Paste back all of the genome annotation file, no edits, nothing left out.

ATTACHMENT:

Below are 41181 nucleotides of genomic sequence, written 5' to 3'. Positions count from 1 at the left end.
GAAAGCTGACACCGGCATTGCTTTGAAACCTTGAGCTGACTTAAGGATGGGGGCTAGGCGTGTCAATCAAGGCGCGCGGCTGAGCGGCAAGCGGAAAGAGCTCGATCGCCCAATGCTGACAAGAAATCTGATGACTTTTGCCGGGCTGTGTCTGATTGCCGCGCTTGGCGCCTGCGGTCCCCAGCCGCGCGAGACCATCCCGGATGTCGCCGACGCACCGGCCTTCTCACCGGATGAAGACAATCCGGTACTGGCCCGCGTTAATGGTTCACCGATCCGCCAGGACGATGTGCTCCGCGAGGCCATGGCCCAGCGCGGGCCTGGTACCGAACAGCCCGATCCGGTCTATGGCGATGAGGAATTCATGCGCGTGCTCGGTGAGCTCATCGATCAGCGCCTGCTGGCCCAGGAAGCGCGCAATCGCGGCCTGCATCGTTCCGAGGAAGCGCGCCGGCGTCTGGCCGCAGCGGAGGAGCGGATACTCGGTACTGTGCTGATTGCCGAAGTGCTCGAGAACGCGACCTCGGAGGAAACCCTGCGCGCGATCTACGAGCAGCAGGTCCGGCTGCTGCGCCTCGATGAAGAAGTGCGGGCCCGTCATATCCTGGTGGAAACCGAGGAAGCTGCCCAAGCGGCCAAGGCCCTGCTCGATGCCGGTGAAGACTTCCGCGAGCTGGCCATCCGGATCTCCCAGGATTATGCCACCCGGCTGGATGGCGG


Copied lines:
Below are 41181 nucleotides of genomic sequence, written 5' to 3'. Positions count from 1 at the left end.
GAAAGCTGACACCGGCATTGCTTTGAAACCTTGAGCTGACTTAAGGATGGGGGCTAGGCGTGTCAATCAAGGCGCGCGGCTGAGCGGCAAGCGGAAAGAGCTCGATCGCCCAATGCTGACAAGAAATCTGATGACTTTTGCCGGGCTGTGTCTGATTGCCGCGCTTGGCGCCTGCGGTCCCCAGCCGCGCGAGACCATCCCGGATGTCGCCGACGCACCGGCCTTCTCACCGGATGAAGACAATCCGGTACTGGCCCGCGTTAATGGTTCACCGATCCGCCAGGACGATGTGCTCCGCGAGGCCATGGCCCAGCGCGGGCCTGGTACCGAACAGCCCGATCCGGTCTATGGCGATGAGGAATTCATGCGCGTGCTCGGTGAGCTCATCGATCAGCGCCTGCTGGCCCAGGAAGCGCGCAATCGCGGCCTGCATCGTTCCGAGGAAGCGCGCCGGCGTCTGGCCGCAGCGGAGGAGCGGATACTCGGTACTGTGCTGATTGCCGAAGTGCTCGAGAACGCGACCTCGGAGGAAACCCTGCGCGCGATCTACGAGCAGCAGGTCCGGCTGCTGCGCCTCGATGAAGAAGTGCGGGCCCGTCATATCCTGGTGGAAACCGAGGAAGCTGCCCAAGCGGCCAAGGCCCTGCTCGATGCCGGTGAAGACTTCCGCGAGCTGGCCATCCGGATCTCCCAGGATTATGCCACCCGGCTGGATGGCGG